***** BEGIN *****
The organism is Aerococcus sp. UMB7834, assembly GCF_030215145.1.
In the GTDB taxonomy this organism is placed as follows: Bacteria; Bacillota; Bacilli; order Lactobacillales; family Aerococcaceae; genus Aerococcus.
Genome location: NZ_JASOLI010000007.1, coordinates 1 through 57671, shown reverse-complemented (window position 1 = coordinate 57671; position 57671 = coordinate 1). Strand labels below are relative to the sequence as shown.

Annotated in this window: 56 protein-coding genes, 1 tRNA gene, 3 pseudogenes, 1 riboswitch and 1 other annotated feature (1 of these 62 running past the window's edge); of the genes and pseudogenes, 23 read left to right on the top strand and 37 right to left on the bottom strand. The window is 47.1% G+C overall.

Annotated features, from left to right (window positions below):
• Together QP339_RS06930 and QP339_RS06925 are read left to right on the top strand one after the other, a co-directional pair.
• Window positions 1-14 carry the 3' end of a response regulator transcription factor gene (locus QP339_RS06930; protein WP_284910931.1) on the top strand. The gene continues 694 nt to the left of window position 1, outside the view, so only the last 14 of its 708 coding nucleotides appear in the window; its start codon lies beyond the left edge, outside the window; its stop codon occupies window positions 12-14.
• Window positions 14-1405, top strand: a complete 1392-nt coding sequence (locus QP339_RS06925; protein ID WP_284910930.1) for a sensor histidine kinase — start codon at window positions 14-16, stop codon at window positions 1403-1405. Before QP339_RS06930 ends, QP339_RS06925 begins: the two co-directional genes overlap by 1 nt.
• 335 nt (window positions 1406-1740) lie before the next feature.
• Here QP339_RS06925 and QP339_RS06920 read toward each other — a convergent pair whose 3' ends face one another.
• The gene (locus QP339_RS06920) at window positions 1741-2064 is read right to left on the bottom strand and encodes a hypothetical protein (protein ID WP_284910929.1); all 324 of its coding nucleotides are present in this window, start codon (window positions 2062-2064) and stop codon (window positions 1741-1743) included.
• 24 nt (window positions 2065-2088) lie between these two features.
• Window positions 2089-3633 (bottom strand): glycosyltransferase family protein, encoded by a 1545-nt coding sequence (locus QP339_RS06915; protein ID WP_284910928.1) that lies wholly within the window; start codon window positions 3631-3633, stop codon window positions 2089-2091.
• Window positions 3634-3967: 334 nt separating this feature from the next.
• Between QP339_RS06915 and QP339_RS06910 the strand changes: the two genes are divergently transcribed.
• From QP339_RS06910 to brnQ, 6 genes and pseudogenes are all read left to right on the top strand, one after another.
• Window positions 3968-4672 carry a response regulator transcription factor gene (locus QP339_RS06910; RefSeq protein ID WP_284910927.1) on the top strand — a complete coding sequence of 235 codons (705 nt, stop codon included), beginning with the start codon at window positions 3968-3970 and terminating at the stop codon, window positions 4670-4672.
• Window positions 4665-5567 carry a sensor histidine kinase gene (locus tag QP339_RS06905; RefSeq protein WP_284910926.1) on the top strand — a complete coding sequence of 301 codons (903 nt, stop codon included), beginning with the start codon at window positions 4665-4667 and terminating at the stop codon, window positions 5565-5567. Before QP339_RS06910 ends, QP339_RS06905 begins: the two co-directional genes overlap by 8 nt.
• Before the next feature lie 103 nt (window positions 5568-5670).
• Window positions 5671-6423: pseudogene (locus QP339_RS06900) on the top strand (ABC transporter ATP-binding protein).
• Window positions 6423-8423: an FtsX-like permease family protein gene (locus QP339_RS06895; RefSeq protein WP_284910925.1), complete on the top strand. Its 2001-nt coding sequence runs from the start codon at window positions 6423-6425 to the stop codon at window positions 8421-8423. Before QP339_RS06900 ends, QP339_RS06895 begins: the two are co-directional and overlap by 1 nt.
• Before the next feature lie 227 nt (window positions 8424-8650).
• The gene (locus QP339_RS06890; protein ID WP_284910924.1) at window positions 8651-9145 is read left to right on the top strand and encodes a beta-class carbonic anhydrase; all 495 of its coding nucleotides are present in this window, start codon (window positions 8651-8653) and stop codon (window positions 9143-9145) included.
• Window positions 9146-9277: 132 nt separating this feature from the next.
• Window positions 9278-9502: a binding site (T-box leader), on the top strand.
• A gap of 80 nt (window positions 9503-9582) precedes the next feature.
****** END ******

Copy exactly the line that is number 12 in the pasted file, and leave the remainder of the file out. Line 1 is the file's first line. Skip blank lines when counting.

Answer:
• 24 nt (window positions 2065-2088) lie between these two features.